Viewing page 3 of 19

Why then the Sedition Bill? The answer to this is not far to seek. The Agrarian Crisis in West Africa, as a part of the world Economic Crisis, has created unprecedented destitution among the workers and poor peasants whose products are left unsold unless they dispose of them to the big companies for next to nothing. Wholesale dismissals of workers and civil servants swell the ranks of the already large army of unemployed. Reduction in the already miserable low wages of the workers are constantly being carried through. Hunger, poverty and degradation is the lot of the vast masses of toilers.

Mr. W.G. Ormsby - Gore, First Commissioner of Works, addressing the Royal Empire Society's Summer School, said that <>... <>

The colonial exploiters are in deadly fear of a revolt of the native toilers against their poverty stricken condition.  They tremble at the thought of a black toiling class rising to smash the slave system.  To intimidate the working class and force them into submission they enact more and more repressive measures.  Despite their boast, they are not so certain about the loyalty of the natives.  They hear the rumblings and are deadly afraid lest these awakened <> slaves, tear asunder their chains and put an end to the whole barbaric system of exploitation and oppression.

THE COLONIAL TOILERS MUST HAVE NO ILLUSIONS.  Delegations to their oppressors to beg relief from their oppression will not help their fight one whit.  ONLY THEIR ORGANIZED MASS RESISTANCE CAN FORCE CONCESSIONS FROM THE COLONIAL RULERS.

The toilers of the Gold Coast must not take the decision of the Colonial Secretary as final.  They must not give up the fight as lost.  They must mobilise the workers and peasants throughout the Colony in mass protest meetings and struggles against the Sedition Bill and all other oppressive measures enacted by the colonial rulers.

ONLY THROUGH ORGANIZED ACTION OF THE TOILING MASSES CAN WE SMASH THE WHOLE VICIOUS SYSTEM OF EXPLOITATION AND NATIONAL OPPRESSION AND GAIN OUR EMANCIPATION FROM COLONIAL SLAVE RULE.

-2-



<> AND <> IN BRITAIN.
In a previous issue of <> we have already exposed the vicious discrimination practised against Negroes in the London hotels and boarding houses. Now, we learn from press reports that M.A. Dookie, the West Indian champion long distance runner, and other coloured athletes who were participating in the Empire games, had the greatest difficulty in finding accomodation.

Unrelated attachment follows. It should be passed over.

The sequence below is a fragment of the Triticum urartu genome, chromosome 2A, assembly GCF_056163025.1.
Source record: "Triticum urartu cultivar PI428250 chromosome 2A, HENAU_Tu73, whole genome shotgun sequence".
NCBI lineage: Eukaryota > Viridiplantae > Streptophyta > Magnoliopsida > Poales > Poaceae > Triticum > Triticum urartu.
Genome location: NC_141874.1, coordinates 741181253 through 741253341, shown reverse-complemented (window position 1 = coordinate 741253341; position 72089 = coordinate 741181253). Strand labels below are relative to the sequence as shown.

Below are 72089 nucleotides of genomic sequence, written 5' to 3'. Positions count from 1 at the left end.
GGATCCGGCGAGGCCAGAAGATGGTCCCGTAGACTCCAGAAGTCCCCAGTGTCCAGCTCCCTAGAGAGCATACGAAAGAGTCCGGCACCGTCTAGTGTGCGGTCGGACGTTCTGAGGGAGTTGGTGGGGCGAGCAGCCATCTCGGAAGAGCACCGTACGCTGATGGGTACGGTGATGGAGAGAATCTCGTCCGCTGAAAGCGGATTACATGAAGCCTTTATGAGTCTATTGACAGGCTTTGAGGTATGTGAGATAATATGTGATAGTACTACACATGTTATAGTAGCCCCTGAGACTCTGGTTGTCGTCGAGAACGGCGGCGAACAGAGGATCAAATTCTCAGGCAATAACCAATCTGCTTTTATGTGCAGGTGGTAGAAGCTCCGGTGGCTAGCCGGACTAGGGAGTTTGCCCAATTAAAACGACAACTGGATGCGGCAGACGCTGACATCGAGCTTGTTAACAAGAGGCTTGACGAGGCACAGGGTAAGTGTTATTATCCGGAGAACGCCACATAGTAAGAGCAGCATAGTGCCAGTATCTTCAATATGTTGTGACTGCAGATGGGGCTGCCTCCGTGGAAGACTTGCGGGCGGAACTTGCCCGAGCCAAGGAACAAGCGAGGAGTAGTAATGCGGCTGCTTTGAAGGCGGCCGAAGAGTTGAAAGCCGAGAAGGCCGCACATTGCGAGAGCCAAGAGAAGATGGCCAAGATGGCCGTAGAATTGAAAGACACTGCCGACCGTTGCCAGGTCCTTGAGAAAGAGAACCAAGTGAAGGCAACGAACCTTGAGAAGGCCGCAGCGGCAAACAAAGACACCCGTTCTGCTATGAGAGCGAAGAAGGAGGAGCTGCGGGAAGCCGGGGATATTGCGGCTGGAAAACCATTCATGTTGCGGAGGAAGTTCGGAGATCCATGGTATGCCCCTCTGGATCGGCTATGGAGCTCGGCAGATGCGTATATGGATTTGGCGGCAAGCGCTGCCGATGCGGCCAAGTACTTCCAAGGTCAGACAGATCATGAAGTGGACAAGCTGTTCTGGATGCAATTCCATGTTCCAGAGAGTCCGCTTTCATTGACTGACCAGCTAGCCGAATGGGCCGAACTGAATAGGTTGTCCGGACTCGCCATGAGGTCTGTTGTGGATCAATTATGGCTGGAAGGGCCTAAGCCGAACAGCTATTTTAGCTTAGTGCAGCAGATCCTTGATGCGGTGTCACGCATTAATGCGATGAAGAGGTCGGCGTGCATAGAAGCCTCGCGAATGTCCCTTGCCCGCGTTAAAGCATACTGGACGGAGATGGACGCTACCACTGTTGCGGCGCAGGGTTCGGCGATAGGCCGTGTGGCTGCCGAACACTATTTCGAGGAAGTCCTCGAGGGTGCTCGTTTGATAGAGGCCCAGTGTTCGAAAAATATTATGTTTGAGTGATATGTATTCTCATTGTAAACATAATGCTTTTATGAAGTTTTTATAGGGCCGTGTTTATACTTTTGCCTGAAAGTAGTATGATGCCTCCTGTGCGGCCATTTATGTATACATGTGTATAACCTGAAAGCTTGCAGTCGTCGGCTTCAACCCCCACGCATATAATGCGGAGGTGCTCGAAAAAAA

Seventy hotels had been applied to and all refused to accommodate the coloured athletes. Some of the proprietors wanted to know: <>

This is in England, the <> country, where all the King's subjects are supposed to share equally of the abounding <>. At any rate this is the lying propaganda dispensed in the colonies.

When the black colonials enter the portals of <>, they soon discover something else.  They discover that the Imperialists who coin huge profits out of the blood of the West Indian and African toilers have different ideas as to the application of <> and <> to the King's subjects in black skin. 

To be on an equal social footing with their overlords will never do - lest they forget their place. 

We propose to our comrades in the Negro Welfare Association and the Anti-Imperialist League in England to commence a serious fight against this abominable discriminatory practice by initiating a campaign for the adoption of a Civil Rights Law in Great Britain which will make it a punishable offence to deny service to anyone in public places on account of race, colour or nationality. 

The English workers must be in the forefront in this struggle for equal rights for all colonials.

NEGRO AND WHITE WORKERS! _ Rally to the fight against every form of discrimination and segregation!

The Management of the Hotel Empire in New York City were forced to accept coloured patrons, after four days of picketing, by the League of Struggle For Negro Rights, in July. 

Fight all segregation and discimination against Negroes.

-3-
Please note that the language and terminology used in this collection reflects the context and culture of the time of its creation, and may include culturally sensitive information. As an historical document, its contents may be at odds with contemporary views and terminology. The information within this collection does not reflect the views of the Smithsonian Institution, but is available in its original form to facilitate research. For questions or comments regarding sensitive content, access, and use related to this collection, please contact transcribe@si.edu.